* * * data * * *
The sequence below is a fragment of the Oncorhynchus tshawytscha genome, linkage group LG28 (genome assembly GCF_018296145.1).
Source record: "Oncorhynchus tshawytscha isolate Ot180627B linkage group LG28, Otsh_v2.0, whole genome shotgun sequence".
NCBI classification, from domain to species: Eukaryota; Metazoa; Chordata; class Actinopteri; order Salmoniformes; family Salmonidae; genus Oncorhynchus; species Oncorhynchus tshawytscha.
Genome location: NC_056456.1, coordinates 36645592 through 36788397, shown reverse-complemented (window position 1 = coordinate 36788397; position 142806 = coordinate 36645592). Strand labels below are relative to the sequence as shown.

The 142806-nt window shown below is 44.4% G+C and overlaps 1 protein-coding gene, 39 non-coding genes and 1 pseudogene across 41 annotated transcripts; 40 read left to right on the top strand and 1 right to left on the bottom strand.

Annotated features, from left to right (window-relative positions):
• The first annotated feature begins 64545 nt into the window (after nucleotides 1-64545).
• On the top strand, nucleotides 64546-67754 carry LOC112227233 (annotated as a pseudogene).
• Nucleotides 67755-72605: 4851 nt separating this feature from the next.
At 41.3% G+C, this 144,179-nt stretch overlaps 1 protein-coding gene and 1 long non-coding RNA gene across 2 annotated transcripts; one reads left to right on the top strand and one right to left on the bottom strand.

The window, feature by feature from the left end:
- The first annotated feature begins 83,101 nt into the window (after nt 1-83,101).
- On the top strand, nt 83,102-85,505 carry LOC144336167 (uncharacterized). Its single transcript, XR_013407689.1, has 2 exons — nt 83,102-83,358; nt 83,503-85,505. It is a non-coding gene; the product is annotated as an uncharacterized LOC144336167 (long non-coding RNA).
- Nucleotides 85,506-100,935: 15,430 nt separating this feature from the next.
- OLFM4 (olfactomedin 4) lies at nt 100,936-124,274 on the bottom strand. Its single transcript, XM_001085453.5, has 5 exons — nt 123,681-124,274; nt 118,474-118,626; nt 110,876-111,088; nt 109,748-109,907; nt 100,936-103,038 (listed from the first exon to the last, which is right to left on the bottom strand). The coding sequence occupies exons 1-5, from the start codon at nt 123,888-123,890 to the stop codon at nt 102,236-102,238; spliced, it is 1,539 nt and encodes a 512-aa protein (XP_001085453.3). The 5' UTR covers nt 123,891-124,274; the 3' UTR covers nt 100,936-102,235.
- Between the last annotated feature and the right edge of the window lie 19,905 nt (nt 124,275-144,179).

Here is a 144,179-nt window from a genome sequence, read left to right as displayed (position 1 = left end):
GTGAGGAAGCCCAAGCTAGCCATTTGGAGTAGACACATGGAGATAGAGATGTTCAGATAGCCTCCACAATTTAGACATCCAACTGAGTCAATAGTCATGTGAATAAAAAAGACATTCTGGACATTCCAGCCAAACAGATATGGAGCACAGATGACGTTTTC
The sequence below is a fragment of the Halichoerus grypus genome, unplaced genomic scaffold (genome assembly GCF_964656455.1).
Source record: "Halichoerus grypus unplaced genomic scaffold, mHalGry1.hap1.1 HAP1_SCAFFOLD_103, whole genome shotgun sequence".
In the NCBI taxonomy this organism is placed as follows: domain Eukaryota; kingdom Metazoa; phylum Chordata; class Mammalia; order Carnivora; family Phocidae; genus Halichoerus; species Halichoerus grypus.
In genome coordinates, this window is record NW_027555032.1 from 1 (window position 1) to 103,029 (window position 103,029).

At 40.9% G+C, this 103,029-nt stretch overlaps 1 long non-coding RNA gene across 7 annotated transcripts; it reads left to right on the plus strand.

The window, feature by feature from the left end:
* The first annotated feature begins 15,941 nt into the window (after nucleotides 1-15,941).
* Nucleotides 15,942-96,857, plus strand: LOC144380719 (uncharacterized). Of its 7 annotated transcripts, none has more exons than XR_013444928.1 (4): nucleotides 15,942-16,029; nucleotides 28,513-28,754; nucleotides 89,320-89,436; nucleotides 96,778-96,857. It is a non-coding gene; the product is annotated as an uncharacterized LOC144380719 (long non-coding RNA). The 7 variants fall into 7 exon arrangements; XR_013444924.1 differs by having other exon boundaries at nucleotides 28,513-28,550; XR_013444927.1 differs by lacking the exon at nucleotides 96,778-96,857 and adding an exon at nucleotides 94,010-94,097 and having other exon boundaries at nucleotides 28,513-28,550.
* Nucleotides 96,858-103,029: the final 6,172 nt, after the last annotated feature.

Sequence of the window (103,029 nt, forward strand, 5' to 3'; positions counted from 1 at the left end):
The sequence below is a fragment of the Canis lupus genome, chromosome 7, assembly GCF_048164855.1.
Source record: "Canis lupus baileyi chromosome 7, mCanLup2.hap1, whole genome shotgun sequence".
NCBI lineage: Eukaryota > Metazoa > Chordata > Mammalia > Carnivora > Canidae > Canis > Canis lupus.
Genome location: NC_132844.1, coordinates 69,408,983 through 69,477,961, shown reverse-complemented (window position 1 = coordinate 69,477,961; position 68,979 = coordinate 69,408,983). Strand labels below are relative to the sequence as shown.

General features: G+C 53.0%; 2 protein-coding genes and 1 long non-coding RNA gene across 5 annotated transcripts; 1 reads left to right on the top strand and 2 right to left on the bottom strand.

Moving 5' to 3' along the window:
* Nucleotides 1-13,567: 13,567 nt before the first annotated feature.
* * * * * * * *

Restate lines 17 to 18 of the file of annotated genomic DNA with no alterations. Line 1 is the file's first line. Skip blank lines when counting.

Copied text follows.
Here is a 144,179-nt window from a genome sequence, read left to right as displayed (position 1 = left end):
GTGAGGAAGCCCAAGCTAGCCATTTGGAGTAGACACATGGAGATAGAGATGTTCAGATAGCCTCCACAATTTAGACATCCAACTGAGTCAATAGTCATGTGAATAAAAAAGACATTCTGGACATTCCAGCCAAACAGATATGGAGCACAGATGACGTTTTC